Most studies of microfinance programs in Bangladesh indicate that the poor, and especially poor women, have been effectively targeted, and that microfinance programs have been successful in opening up economic opportunities for their clients, increasing access to resources and contributing to their confidence and well-being. However the poor are not a homogenous group. Within the ranks of the poor lie groups with lower asset levels, less employment opportunities, greater consumption deficits, and greater vulnerability to periodic economic and social shocks. In Bangladesh, detailed estimates indicate that 27 percent of the rural population, or roughly half of those below the poverty line, are in “absolute poverty.” Most of these hardcore poor suffer from chronic food deficits. The majority of them are illiterate, own no agricultural land and survive in a situation of endemic insecurity often leading to land eviction, expropriation of assets and physical violence. Studies, as well as impressionistic evidence, suggest that these hardcore poor generally remain outside the net of conventional microfinance programs.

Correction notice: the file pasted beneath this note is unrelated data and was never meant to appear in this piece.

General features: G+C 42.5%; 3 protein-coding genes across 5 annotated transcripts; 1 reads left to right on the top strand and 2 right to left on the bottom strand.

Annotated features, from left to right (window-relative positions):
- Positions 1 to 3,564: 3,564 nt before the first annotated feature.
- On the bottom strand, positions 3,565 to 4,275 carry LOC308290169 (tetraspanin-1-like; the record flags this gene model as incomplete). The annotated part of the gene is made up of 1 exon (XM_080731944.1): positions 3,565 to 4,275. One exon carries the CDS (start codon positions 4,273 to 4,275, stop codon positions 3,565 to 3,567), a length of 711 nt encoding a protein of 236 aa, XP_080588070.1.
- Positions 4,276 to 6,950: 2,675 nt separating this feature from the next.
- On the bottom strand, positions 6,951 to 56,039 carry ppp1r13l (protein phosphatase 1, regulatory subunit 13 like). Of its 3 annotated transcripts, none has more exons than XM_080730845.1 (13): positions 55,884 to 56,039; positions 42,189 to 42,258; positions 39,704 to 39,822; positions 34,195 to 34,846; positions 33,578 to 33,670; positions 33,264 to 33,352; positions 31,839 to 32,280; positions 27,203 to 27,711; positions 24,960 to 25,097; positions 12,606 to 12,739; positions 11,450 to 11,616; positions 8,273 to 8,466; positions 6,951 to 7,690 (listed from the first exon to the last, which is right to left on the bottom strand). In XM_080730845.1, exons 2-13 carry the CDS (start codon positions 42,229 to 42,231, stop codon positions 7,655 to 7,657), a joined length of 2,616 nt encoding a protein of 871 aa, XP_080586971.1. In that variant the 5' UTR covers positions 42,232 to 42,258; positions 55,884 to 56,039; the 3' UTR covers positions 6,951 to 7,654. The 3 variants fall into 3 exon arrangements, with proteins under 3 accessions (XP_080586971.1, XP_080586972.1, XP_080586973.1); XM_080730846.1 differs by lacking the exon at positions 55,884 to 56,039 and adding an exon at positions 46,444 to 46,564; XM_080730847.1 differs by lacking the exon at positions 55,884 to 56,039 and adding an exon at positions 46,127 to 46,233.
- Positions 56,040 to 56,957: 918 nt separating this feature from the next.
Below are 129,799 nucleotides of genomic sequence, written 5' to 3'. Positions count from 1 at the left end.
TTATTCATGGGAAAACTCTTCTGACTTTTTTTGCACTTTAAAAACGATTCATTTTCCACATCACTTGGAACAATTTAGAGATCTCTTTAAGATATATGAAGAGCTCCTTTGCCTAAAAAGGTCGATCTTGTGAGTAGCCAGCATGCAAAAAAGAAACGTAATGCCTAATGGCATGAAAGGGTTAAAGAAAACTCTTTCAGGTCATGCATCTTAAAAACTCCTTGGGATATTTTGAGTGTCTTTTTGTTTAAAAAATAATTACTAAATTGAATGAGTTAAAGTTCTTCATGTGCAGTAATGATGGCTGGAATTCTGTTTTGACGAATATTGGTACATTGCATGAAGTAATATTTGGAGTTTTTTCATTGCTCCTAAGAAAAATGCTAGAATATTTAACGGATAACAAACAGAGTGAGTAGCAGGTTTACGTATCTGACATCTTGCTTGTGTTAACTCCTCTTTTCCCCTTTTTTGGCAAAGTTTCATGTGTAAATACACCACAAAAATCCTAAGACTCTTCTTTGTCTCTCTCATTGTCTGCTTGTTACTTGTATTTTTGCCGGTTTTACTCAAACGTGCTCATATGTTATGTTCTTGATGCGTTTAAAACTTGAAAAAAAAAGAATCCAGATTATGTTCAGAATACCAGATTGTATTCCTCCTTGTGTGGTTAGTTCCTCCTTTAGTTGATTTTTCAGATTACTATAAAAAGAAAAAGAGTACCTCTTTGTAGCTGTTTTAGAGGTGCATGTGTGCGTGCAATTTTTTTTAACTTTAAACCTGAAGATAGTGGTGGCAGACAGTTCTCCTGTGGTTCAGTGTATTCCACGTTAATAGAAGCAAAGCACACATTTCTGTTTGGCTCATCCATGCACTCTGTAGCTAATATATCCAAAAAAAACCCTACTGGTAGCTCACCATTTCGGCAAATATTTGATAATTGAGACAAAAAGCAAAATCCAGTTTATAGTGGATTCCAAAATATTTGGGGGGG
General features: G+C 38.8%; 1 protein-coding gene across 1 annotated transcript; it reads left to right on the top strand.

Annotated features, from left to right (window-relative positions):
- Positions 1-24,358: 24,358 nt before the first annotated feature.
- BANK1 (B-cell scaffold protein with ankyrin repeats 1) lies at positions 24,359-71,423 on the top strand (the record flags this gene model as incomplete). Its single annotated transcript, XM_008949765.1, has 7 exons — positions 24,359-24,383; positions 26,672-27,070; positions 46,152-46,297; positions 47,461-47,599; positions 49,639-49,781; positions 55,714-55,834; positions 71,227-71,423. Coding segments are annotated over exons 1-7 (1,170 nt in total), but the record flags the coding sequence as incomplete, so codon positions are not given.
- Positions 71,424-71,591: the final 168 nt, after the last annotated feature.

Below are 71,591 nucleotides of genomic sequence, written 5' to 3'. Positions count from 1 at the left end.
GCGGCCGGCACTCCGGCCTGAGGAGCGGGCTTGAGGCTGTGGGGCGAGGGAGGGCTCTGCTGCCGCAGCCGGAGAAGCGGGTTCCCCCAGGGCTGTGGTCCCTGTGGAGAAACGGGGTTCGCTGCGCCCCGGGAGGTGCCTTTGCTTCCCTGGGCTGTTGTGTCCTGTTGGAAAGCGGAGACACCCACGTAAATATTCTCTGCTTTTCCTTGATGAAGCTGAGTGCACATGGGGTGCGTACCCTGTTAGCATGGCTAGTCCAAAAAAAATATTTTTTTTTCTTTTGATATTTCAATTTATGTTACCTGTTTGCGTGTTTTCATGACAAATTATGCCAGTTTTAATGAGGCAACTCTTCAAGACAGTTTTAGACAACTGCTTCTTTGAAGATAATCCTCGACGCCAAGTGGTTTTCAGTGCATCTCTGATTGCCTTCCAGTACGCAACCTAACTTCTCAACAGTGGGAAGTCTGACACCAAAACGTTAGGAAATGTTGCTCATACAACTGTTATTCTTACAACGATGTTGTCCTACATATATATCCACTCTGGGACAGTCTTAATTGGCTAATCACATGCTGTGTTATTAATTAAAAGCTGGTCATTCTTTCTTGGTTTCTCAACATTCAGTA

There are several supply-side reasons for excluding the hardcore poor from microfinance programs.